“You may have thought such days were gone – such idealism, such eloquence, such creativity and hope. Well they’re back.” So begins Paul Mason’s fast-paced account of the struggles that have swept across the world since the end of 2010. From strikes and riots across the eurozone, through the Arab Spring to the Spanish indignados and Occupy, the last two years have witnessed the return of uprisings and revolutions that mainstream commentators argued had been relegated to history.
In describing these events, Mason gives a visceral account filled with empathy for those protesting, anger at the ruling class, and hatred of the police. Drawing historical parallels with previous revolutionary waves (particularly that of 1848), he clearly ties these struggles together as part of an uprising against both the crisis of capitalism and austerity.
However, when it comes to his analysis of why it’s all “kicked off”, Mason’s book runs into serious problems.
Taking his blog “Twenty reasons why it’s kicking off everywhere” as his starting point, he points to the power of the “networked individual” – the expanding power of the individual combined with an increased connection to “networks”. If all this sounds abstract, it’s because it is. With a shockingly distorted interpretation of Marx, he goes further in arguing that rather than history being one of class struggle, it is in fact a history of the emergence and suppression of “the free, networked individual”. So for Mason, the new struggles are cutting edge and modern because they supposedly reject traditional ideologies and organisation – Leninist parties, trade unions and so on.
Throughout the book, he accepts the misconception held by some on the left that organised labour is so undercut and atomised by neoliberalism that it can no longer present itself as the leading force. One example is Mason’s treatment of the TUC’s March for the Alternative. Although acknowledging the huge trade union presence on the demonstration, his focus ends up falling almost exclusively on the direct action of UK Uncut and the Black Bloc. Consequently he sees the lack of action by these groups in the summer, along with union negotiations on pensions, as a “crisis” for the protest movement and a loss of momentum. There is no mention of the return of coordinated strikes in June, the launchpad for the magnificent strike of 30 November (N30). The book reflects arguments that have arisen in the new movements, but offers nothing concrete on how to take the struggles forward. For many involved, the key question is not how to liberate themselves through the internet’s “democratised networks”, but how to organise against austerity, the ruling Egyptian military regime and so on. Trotsky argued that “without a guiding organisation, the energy of the masses would dissipate like steam not enclosed in a piston-box”. Organisation is critical not just in agitating for struggles, but for pulling these movements together into a force that can smash capitalism.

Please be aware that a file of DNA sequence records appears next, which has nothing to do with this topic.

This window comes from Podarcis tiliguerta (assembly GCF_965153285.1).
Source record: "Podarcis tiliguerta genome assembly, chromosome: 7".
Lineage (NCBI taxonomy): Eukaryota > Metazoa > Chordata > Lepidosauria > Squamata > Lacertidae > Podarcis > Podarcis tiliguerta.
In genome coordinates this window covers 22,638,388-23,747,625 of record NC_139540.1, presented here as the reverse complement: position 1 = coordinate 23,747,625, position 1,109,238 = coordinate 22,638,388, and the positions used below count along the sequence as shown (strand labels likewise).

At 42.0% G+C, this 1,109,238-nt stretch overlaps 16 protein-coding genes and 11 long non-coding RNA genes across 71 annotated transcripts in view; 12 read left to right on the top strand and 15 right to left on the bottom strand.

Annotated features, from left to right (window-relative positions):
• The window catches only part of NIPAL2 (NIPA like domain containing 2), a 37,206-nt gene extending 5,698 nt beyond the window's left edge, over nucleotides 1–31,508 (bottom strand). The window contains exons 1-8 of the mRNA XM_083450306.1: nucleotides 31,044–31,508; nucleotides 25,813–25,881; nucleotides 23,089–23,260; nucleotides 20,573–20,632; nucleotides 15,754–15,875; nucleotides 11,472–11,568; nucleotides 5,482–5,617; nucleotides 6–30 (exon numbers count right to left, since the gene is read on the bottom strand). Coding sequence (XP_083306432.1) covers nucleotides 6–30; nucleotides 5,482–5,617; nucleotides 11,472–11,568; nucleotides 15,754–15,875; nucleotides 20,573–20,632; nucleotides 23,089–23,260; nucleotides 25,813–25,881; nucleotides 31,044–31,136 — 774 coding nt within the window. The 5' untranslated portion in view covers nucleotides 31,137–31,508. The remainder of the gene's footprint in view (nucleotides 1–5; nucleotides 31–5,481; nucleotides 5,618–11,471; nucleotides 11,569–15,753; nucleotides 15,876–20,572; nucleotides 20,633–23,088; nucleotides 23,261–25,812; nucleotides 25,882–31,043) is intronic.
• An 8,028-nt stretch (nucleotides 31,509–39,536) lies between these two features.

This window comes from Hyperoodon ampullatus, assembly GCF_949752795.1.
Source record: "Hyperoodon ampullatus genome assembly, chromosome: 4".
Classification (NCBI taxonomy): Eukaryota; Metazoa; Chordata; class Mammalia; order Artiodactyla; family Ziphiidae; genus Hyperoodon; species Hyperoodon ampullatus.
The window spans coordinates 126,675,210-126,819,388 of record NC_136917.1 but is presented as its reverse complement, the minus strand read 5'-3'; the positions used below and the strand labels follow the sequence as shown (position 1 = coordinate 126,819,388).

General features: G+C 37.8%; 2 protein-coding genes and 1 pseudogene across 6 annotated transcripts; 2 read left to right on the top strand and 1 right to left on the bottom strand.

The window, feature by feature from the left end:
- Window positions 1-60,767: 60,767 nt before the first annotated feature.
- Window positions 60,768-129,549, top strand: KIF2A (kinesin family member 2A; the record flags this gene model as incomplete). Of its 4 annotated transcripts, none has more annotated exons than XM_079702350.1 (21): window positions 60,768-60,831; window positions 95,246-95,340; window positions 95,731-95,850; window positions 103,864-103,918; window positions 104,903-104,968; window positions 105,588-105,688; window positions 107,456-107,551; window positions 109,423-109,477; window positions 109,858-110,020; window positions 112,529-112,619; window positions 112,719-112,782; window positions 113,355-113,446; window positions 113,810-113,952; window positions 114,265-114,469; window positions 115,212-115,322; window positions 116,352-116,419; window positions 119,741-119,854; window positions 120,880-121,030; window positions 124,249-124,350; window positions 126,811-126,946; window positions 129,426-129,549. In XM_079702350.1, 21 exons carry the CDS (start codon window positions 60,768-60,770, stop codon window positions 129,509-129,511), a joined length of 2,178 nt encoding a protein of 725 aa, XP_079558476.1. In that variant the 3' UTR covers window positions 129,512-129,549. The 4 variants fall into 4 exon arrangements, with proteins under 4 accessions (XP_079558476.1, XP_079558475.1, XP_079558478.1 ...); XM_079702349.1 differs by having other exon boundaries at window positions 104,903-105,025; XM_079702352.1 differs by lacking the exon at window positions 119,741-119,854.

Mason’s championing of “the expanded power of the individual” also dovetails with a crude technologically determinist argument about the role of social media and the internet. The book is filled with references to the internet altering the balance of power and creating non-hierarchical structures that in and of themselves can challenge the ruling class. There’s no doubt the internet has been an invaluable tool for many activists. But Mason goes much further, even asking whether emancipation can be achieved through the internet without getting rid of capitalism or the state. The answer, for many courageous revolutionaries in Tahrir Square on the day that the Mubarak regime unplugged the internet, would seem to be a simple “No”.
All this can be incredibly frustrating, as it goes against much of Mason’s own analysis of the social processes involved and how the state will use violence and repression to defend itself. The idea that genuine liberation could be achieved without confronting capitalism directly seems to contradict many of his own arguments. By shifting the focus away from the centrality of the working class, he struggles to present any kind of vision of what could replace the horrors of capitalism that the book eloquently describes.
The real power to challenge the ruling class doesn’t lie in individual action or abstract notions of the internet, divorced from concrete conditions. As N30 showed in Britain, just as the workers of Egypt, Greece, France, Wisconsin and elsewhere have shown, the real power to challenge capitalism lies in collective action and the working class. Rosa Luxemburg once argued that “where the chains of capitalism are forged, there they must be broken”. Somehow I don’t think she was talking about Twitter.
Why It’s Kicking Off Everywhere is published by Verso, £12.99
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